RED FLAG By converting the requirement into MTBF it suggests they may be making simplifying assumptions. This may permit easier use of estimation, modeling, and testing approaches.
The Vendor’s Approach to ‘Prove’ The Meet the MTBF Requirement
The vendor reported they met the reliability requirement using the following logic:
Of the 1,000 (more actually) components we selected 6 at random for accelerated life testing. We estimated the lower 60% confidence of the probability of surviving 10 years given the ALT results. Then converted the ALT results to MTBF for the part.
We then added the Mil Hdbk 217 failure rate estimate to the ALT result for each of the 6 parts.
RED FLAG This one has me wondering the rationale for adding failure rates of an ALT and a parts count prediction. It would make the failure rate higher. Maybe it was a means to add a bit of margin to cover the uncertainty? I’m not sure, do you have any idea why someone would do this? Are they assuming the ALT did not actually measure anything relevant or any specific failure mechanisms, or they used a benign stress? ALT details were not provided.
The Approach Gets Weird Here
Then we use a 217 parts count prediction along with the modified 6 component failure rates to estimate the system failure rate, and with a simple inversion estimated the MTBF. They then claimed the system design will meet the field reliability performance requirements.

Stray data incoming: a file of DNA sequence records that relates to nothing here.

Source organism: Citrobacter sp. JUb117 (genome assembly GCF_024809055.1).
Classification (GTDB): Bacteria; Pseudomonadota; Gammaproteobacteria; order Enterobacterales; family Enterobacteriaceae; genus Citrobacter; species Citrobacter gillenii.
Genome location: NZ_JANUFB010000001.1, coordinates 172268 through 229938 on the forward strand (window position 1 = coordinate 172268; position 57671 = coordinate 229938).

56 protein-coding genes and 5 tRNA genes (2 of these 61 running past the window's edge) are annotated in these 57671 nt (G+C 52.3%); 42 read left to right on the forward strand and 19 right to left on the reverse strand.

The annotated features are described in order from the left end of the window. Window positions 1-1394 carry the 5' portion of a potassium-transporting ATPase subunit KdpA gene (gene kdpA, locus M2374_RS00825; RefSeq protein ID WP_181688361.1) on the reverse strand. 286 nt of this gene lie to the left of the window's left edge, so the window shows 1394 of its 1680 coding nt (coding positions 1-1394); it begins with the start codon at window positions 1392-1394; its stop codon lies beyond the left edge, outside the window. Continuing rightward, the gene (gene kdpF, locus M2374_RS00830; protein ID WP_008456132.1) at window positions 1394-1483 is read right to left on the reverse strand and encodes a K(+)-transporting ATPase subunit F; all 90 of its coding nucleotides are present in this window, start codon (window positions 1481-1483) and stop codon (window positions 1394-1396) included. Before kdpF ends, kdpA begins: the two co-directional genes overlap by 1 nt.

Hence, a reliability prediction should never be assumed to represent the expected field reliability …
If you are going to use a standard, any standard, one should read it. Read to understand when and why it is useful or not useful.
What Should the Vendor Have Done Instead?
There are a lot of ways to create a new design and meet reliability requirements.
The build, test, fix approach or reliability growth approach works well in many circumstances.
Using similar actually fielded systems failure data. It may provide a reasonable bound for an estimate of a new system. It may also limit the focus on the accelerated testing to only the novel or new or high risk areas of the new design — given much of the design is (or may be) similar to past products.
Using a simple reliability block diagram or fault tree analysis model to assembly the estimates, test results, engineering stress/strength analysis (all better estimation tools then parts count, in my opinion) and calculate a system reliability estimate.
Using a risk of failure approach with FMEA and HALT to identify the likely failure mechanisms then characterize those mechanisms to determine their time to failure distributions. If there is one or a few dominant failure mechanisms, that work would provide a reasonable estimate of the system reliability.
In all cases focus on failure mechanisms and how the time to failure distribution changes given changes in stress / environment / use conditions. Monte Carlo may provide a suitable means to analysis a great mixture of data to determine an estimate. Use reliability, probability of success over a duration.
In short, do the work to understand the design, it’s weaknesses, the time to failure behavior under different use/condition scenarios, and make justifiable assumptions only when necessary.
We engage vendors to supply custom subsystems given their expertise and ability to deliver the units we need for our vehicle. We expect them to justify they meet reliability requirements in a rationale and defendable manner. While we do not want to dictate the approach tot he design or the estimate of reliability performance, we certainly have to judge the acceptability of the claims they meet the requirements.
What do you report when a customer asks if your product will meet the reliability requirements? Add to the list of possible approaches in the comments section below.